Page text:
The workers, dressed in their green construction outfits and matching hardhats, were seen negotiating with police on Tuesday.
They were demanding higher wages for their work on the Fountain Views development, a project by Dubai-based Emaar Properties to build high-end apartments.
The Dubai police said on Twitter that they resolved the issue in less than an hour after talking with the workers. Riot police were also called in, though no arrests were made, according to the United Arab Emirates-based The National.
While such protests are unusual due to the "kafala," or sponsorship, system for workers in the Gulf, which ties their legal status to a sponsoring employer, Tuesday's stand by the laborers was even more remarkable for its location on Financial Centre Road.
The construction site of Emaar's Fountain Views development is nestled there, between the Burj Khalifa, the world's tallest tower, and The Dubai Mall, one of the world's largest malls both developed by Emaar. The downtown area is a major tourist destination and one of the most upscale, pristine neighborhoods in Dubai.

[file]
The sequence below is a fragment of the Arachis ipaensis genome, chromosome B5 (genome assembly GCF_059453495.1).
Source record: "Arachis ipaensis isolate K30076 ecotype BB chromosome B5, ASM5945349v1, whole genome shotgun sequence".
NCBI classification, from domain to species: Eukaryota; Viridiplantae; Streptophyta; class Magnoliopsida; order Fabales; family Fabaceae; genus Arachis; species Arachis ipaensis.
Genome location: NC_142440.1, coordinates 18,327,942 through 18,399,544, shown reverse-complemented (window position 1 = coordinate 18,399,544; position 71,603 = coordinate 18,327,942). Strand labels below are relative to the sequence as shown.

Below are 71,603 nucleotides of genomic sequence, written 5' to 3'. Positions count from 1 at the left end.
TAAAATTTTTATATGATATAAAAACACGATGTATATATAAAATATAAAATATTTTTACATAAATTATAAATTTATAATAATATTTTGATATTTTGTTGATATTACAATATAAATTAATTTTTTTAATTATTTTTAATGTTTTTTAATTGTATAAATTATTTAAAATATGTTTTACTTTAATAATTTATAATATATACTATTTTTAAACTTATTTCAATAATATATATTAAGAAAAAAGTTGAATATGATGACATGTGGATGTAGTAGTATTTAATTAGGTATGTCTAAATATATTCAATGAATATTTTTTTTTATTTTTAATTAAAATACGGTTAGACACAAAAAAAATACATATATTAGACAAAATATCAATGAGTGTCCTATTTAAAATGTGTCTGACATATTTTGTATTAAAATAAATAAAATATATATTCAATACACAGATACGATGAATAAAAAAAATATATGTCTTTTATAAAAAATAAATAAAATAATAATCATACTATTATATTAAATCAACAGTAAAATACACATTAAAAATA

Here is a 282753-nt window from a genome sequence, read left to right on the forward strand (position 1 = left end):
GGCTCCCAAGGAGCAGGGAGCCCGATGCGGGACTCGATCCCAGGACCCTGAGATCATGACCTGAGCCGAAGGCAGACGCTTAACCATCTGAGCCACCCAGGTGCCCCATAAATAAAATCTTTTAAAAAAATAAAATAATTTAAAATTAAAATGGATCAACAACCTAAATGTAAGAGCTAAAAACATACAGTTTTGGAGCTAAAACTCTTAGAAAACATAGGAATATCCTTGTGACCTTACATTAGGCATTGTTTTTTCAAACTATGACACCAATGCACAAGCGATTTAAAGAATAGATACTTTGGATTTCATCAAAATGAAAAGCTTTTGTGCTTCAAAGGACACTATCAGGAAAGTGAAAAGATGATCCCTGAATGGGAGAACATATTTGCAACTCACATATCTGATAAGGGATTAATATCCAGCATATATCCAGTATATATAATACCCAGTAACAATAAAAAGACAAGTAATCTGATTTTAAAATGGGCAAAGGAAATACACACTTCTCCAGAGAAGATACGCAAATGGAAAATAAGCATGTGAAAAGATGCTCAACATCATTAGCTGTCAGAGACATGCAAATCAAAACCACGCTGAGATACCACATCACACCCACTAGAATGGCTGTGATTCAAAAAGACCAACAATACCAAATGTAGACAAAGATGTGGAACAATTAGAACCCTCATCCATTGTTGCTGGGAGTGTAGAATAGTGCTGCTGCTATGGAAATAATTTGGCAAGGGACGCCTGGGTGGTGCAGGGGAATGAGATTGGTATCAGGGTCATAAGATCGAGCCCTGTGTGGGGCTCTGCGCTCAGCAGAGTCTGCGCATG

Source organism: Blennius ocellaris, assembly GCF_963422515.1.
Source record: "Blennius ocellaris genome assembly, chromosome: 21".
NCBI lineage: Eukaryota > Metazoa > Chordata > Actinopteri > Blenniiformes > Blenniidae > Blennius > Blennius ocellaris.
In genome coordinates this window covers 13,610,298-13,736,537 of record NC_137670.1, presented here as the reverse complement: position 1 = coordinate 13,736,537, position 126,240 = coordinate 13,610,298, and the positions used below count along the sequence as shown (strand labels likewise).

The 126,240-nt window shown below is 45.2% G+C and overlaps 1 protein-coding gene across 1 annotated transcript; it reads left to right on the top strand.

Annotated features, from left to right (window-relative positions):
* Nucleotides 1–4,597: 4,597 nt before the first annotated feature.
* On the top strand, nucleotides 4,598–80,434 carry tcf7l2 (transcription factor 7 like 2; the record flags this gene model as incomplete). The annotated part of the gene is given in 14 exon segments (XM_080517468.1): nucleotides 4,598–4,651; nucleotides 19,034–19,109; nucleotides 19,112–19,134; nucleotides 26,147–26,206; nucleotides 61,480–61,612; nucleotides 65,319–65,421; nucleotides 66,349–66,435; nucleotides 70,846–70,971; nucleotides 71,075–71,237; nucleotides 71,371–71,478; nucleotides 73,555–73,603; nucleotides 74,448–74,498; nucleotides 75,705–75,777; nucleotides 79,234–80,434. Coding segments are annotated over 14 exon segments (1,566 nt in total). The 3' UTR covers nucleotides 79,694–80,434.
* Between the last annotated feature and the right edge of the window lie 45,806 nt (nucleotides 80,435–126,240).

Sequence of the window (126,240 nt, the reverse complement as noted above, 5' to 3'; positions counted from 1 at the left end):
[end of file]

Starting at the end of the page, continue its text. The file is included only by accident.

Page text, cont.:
The protest on Tuesday highlighted the stark wealth gap between the area's visitors and residents and the poor workers building it all, who hail mostly from Pakistan, Nepal, Bangladesh and India.
Millions of South Asian workers provide the manpower to build high-rises, shopping malls, highways and other mega-construction projects throughout the region. Most come to the Gulf in search of more money to send back to relatives. Human Rights Watch estimates there are more than 5 million low-paid migrant workers in the Emirates alone.

Emaar says its contractor for the project was given "clear guidelines" to ensure industry best practices. "Emaar is taking this matter seriously and have highlighted the incident to the senior management of the contractors to ensure that matters are resolved" as early as possible, the company said in a statement.

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